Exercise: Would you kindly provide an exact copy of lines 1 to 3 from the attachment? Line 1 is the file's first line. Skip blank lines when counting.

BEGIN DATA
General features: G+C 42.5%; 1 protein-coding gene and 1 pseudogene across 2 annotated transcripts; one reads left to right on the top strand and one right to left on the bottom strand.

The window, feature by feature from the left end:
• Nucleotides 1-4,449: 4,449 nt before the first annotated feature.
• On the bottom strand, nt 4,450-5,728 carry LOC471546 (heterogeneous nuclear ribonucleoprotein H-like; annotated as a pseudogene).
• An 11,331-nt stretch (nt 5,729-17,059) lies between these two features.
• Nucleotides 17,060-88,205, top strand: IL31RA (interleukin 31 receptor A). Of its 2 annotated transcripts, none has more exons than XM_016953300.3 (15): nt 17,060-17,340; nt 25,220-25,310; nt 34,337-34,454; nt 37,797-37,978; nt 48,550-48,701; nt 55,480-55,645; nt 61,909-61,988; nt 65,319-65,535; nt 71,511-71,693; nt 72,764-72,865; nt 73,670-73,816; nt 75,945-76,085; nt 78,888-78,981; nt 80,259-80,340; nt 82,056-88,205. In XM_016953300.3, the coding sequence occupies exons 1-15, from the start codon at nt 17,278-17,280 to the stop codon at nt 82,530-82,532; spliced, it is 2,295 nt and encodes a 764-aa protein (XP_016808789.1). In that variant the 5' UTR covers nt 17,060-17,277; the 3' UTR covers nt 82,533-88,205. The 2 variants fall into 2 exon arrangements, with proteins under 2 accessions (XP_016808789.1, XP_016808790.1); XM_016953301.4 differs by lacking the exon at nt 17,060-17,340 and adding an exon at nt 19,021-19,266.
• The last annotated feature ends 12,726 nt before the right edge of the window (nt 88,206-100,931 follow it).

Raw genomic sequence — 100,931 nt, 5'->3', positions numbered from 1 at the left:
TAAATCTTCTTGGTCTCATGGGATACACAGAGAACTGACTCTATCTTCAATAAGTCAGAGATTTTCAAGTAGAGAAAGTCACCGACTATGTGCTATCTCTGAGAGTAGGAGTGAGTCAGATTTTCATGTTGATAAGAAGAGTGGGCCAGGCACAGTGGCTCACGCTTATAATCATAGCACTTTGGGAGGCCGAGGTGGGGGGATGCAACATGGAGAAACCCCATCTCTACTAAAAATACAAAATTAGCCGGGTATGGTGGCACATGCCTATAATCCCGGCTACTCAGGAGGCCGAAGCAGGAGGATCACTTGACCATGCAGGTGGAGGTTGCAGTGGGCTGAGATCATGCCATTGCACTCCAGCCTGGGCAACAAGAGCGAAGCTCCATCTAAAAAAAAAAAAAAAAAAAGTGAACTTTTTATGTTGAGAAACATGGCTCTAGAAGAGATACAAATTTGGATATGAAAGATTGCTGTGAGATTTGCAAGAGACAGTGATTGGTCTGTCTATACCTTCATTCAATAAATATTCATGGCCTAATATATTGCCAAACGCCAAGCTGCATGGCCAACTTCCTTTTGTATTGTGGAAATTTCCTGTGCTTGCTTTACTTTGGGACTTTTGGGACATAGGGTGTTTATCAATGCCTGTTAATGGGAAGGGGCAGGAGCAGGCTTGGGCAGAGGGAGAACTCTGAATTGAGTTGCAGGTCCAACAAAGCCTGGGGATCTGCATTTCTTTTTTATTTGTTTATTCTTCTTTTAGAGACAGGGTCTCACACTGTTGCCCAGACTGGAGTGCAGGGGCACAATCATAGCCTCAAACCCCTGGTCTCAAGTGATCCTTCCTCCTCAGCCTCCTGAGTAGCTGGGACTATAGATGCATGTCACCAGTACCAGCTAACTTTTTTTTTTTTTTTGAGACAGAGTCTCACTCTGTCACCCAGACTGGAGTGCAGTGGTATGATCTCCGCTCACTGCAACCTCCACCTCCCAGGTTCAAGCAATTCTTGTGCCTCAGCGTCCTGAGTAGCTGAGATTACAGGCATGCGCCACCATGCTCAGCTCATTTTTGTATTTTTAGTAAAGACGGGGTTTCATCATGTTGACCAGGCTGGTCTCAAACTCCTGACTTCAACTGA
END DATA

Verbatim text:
General features: G+C 42.5%; 1 protein-coding gene and 1 pseudogene across 2 annotated transcripts; one reads left to right on the top strand and one right to left on the bottom strand.

The window, feature by feature from the left end:
• Nucleotides 1-4,449: 4,449 nt before the first annotated feature.